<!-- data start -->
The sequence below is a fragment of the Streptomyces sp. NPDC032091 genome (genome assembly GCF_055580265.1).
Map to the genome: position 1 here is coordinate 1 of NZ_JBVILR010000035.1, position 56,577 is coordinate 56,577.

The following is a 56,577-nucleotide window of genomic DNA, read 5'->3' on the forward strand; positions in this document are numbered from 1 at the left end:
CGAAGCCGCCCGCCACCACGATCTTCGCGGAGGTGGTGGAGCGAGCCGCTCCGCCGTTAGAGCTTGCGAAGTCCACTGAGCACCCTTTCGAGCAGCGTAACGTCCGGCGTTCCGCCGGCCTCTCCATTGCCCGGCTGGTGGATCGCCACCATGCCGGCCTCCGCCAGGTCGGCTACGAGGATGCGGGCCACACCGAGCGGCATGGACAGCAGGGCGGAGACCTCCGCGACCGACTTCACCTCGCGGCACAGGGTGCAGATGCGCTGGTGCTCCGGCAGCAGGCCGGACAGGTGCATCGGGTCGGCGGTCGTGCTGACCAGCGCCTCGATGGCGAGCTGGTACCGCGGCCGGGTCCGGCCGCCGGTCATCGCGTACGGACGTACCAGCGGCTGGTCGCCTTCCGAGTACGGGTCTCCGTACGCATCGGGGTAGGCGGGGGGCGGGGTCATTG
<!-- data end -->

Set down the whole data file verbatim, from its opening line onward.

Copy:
The sequence below is a fragment of the Streptomyces sp. NPDC032091 genome (genome assembly GCF_055580265.1).
Map to the genome: position 1 here is coordinate 1 of NZ_JBVILR010000035.1, position 56,577 is coordinate 56,577.

The following is a 56,577-nucleotide window of genomic DNA, read 5'->3' on the forward strand; positions in this document are numbered from 1 at the left end:
CGAAGCCGCCCGCCACCACGATCTTCGCGGAGGTGGTGGAGCGAGCCGCTCCGCCGTTAGAGCTTGCGAAGTCCACTGAGCACCCTTTCGAGCAGCGTAACGTCCGGCGTTCCGCCGGCCTCTCCATTGCCCGGCTGGTGGATCGCCACCATGCCGGCCTCCGCCAGGTCGGCTACGAGGATGCGGGCCACACCGAGCGGCATGGACAGCAGGGCGGAGACCTCCGCGACCGACTTCACCTCGCGGCACAGGGTGCAGATGCGCTGGTGCTCCGGCAGCAGGCCGGACAGGTGCATCGGGTCGGCGGTCGTGCTGACCAGCGCCTCGATGGCGAGCTGGTACCGCGGCCGGGTCCGGCCGCCGGTCATCGCGTACGGACGTACCAGCGGCTGGTCGCCTTCCGAGTACGGGTCTCCGTACGCATCGGGGTAGGCGGGGGGCGGGGTCATTG